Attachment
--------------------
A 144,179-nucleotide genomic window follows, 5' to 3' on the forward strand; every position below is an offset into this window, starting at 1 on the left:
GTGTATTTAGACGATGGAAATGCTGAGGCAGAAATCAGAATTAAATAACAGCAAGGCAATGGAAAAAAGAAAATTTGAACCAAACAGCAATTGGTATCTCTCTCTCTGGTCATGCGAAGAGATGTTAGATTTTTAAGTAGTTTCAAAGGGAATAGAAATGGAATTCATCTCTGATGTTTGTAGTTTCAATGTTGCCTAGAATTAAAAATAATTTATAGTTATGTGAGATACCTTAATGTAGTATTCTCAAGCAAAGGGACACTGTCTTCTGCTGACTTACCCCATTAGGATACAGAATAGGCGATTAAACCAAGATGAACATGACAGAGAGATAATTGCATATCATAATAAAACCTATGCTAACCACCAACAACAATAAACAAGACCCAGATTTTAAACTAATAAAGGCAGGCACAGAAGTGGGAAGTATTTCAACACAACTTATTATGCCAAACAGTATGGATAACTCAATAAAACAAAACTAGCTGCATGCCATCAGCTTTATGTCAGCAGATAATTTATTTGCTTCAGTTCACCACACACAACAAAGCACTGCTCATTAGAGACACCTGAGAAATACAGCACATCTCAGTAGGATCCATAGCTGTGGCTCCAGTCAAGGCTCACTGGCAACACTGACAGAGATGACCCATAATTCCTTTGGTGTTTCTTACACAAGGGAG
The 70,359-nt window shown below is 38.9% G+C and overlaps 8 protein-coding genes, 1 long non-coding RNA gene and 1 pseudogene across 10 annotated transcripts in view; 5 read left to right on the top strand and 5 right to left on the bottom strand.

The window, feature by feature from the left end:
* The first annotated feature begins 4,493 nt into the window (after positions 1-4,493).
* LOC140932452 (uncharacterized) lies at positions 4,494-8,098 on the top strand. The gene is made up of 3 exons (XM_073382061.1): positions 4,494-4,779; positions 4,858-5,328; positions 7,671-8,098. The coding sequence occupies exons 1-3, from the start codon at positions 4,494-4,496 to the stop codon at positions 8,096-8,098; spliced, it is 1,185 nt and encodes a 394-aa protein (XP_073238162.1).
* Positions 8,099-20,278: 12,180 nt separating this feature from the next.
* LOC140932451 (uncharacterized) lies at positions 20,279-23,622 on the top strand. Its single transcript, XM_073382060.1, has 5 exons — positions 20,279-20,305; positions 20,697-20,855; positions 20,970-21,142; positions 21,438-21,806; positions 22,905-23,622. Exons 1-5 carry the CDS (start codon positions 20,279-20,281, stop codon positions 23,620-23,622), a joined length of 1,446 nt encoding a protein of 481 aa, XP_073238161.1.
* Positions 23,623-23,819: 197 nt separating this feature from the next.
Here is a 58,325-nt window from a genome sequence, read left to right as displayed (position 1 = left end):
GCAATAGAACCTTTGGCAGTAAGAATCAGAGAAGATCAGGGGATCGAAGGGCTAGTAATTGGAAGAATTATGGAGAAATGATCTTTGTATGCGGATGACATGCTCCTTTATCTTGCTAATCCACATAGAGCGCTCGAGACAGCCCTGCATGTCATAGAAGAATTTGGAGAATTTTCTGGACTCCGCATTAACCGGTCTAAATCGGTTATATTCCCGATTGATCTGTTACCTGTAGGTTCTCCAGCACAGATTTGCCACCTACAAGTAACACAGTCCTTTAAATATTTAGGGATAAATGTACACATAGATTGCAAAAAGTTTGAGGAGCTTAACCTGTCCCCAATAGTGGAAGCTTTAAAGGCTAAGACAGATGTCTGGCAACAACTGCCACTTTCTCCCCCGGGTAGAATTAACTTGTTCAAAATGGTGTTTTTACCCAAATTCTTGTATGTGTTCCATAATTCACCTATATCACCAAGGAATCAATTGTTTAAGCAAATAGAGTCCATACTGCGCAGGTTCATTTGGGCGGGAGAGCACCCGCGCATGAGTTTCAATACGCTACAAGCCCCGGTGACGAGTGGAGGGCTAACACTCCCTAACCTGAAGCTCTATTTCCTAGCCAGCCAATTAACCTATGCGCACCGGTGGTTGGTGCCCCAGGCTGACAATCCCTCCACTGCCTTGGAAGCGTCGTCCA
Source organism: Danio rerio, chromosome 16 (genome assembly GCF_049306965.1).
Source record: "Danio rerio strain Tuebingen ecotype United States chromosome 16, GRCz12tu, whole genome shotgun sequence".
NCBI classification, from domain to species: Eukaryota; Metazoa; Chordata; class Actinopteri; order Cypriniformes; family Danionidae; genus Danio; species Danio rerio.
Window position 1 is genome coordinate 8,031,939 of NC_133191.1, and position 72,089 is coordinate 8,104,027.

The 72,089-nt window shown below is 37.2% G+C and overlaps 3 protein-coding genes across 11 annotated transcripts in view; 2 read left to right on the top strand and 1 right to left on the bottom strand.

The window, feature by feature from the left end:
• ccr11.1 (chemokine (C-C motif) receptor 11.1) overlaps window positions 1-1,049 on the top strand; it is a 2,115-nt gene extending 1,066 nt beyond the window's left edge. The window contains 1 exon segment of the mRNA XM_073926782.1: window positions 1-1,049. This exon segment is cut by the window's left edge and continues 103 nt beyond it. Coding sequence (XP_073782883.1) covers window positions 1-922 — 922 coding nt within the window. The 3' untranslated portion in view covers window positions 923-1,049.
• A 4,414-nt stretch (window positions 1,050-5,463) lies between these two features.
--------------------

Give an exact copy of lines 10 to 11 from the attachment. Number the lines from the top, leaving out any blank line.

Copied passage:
Here is a 58,325-nt window from a genome sequence, read left to right as displayed (position 1 = left end):
GCAATAGAACCTTTGGCAGTAAGAATCAGAGAAGATCAGGGGATCGAAGGGCTAGTAATTGGAAGAATTATGGAGAAATGATCTTTGTATGCGGATGACATGCTCCTTTATCTTGCTAATCCACATAGAGCGCTCGAGACAGCCCTGCATGTCATAGAAGAATTTGGAGAATTTTCTGGACTCCGCATTAACCGGTCTAAATCGGTTATATTCCCGATTGATCTGTTACCTGTAGGTTCTCCAGCACAGATTTGCCACCTACAAGTAACACAGTCCTTTAAATATTTAGGGATAAATGTACACATAGATTGCAAAAAGTTTGAGGAGCTTAACCTGTCCCCAATAGTGGAAGCTTTAAAGGCTAAGACAGATGTCTGGCAACAACTGCCACTTTCTCCCCCGGGTAGAATTAACTTGTTCAAAATGGTGTTTTTACCCAAATTCTTGTATGTGTTCCATAATTCACCTATATCACCAAGGAATCAATTGTTTAAGCAAATAGAGTCCATACTGCGCAGGTTCATTTGGGCGGGAGAGCACCCGCGCATGAGTTTCAATACGCTACAAGCCCCGGTGACGAGTGGAGGGCTAACACTCCCTAACCTGAAGCTCTATTTCCTAGCCAGCCAATTAACCTATGCGCACCGGTGGTTGGTGCCCCAGGCTGACAATCCCTCCACTGCCTTGGAAGCGTCGTCCA